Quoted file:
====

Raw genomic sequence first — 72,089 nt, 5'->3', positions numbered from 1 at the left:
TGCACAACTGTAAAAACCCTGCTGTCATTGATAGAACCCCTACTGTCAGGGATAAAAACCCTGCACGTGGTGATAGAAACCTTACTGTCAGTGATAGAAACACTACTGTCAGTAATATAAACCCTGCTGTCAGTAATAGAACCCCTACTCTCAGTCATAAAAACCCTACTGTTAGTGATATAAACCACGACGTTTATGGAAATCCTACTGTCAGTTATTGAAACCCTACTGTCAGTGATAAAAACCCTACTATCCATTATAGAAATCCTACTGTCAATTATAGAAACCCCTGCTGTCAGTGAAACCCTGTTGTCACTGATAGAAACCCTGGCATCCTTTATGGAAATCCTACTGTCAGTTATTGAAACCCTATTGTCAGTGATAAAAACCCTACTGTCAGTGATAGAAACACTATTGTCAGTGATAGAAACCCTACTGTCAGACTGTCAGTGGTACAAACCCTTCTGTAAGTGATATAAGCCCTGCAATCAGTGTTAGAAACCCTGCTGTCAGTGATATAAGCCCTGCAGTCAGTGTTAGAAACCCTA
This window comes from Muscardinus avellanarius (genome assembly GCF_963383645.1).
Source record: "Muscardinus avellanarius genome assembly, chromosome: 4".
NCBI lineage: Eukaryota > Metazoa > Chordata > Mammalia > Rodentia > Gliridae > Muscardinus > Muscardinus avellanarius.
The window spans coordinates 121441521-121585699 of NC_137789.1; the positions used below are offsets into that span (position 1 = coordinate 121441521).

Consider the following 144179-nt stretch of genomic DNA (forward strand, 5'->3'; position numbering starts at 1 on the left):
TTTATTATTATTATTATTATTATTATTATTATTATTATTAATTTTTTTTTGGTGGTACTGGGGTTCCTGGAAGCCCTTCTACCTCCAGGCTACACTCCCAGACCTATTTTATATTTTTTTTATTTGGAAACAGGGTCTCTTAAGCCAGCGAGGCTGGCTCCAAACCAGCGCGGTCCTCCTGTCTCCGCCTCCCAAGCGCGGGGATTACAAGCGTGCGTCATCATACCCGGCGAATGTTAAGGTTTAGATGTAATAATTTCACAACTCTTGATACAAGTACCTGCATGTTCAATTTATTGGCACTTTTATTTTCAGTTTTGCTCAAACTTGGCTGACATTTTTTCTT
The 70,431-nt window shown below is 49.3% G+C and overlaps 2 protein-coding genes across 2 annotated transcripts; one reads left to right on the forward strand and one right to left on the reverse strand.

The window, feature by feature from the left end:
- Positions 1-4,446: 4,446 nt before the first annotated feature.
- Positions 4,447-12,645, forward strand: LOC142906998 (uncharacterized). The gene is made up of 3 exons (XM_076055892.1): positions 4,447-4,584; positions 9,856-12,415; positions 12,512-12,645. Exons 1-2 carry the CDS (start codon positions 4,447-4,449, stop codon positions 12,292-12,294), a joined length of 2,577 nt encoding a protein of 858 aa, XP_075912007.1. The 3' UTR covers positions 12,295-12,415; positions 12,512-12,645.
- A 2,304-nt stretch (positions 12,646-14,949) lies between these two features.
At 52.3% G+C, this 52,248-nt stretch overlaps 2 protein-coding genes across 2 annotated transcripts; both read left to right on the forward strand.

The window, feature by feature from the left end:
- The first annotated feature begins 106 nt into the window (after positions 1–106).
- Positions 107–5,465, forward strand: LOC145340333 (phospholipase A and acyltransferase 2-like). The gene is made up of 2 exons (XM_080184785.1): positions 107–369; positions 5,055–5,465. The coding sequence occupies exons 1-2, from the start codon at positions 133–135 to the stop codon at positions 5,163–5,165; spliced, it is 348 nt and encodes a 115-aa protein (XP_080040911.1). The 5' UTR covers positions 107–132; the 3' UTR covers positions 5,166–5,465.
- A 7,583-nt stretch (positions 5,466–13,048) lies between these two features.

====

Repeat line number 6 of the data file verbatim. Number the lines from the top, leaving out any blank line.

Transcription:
The window spans coordinates 121441521-121585699 of NC_137789.1; the positions used below are offsets into that span (position 1 = coordinate 121441521).